Coulomb's law

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Cou·lomb's law

 (ko͞o′lŏmz′, -lōmz′)
n.
The fundamental law of electrostatics stating that the force between two charged particles is directly proportional to the product of their charges and inversely proportional to the square of the distance between them.

[After Charles Augustin de Coulomb.]

Coulomb's law

n
(General Physics) the principle that the force of attraction or repulsion between two point electric charges is directly proportional to the product of the charges and inversely proportional to the square of the distance between them. A similar law holds for particles with mass

Coulomb's law

A law stating that the strength of the electric field between two charged objects depends on the strength of the charges of the objects and on the distance between them. The greater the charges are, the stronger the field is, and the greater the distance between the charged objects is, the weaker the field is.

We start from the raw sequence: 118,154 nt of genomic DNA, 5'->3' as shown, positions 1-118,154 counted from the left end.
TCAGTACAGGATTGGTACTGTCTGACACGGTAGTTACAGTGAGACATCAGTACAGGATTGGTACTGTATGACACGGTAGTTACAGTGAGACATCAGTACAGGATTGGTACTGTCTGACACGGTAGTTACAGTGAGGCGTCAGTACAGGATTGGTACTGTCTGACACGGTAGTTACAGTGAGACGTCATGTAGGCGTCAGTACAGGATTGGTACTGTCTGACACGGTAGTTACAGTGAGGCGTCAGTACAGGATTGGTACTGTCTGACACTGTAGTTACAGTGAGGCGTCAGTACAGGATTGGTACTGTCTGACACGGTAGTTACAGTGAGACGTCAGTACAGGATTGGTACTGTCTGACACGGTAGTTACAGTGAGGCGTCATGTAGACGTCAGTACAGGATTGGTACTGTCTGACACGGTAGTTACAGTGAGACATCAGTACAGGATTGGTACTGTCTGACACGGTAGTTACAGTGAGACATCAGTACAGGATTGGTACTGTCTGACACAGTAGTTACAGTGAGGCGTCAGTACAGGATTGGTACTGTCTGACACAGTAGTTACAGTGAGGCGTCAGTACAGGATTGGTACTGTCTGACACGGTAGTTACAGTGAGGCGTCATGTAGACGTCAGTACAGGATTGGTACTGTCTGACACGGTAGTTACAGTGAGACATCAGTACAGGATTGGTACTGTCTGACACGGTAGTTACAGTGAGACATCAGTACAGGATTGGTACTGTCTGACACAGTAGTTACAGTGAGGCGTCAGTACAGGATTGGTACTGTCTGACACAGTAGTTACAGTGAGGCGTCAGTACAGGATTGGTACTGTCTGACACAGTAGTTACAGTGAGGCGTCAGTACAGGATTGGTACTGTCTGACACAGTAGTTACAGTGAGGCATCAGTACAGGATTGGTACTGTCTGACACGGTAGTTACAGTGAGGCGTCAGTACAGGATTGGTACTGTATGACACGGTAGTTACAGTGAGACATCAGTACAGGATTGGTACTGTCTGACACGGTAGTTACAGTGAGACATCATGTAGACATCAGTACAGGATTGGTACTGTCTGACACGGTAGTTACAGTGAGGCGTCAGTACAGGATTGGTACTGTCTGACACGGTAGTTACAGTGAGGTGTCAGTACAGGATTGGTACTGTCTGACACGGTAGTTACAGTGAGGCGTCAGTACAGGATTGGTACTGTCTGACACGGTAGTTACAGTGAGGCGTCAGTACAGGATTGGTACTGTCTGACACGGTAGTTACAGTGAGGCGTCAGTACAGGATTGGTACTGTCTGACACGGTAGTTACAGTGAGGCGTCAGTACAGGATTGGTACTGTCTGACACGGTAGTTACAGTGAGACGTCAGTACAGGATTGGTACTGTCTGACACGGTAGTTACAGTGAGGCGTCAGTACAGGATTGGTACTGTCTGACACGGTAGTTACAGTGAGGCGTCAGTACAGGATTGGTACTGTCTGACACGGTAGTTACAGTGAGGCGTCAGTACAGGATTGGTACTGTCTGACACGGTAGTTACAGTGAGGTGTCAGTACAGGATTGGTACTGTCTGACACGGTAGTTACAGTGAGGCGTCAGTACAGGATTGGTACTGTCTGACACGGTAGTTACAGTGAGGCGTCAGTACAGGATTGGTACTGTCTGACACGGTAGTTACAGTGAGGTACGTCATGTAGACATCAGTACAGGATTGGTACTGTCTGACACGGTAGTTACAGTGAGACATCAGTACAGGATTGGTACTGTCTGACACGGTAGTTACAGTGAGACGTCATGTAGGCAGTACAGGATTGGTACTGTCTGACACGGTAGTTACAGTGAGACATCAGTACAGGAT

ThesaurusAntonymsRelated WordsSynonymsLegend:
Noun1.Coulomb's Law - a fundamental principle of electrostatics; the force of attraction or repulsion between two charged particles is directly proportional to the product of the charges and inversely proportional to the distance between them; principle also holds for magnetic poles
law of nature, law - a generalization that describes recurring facts or events in nature; "the laws of thermodynamics"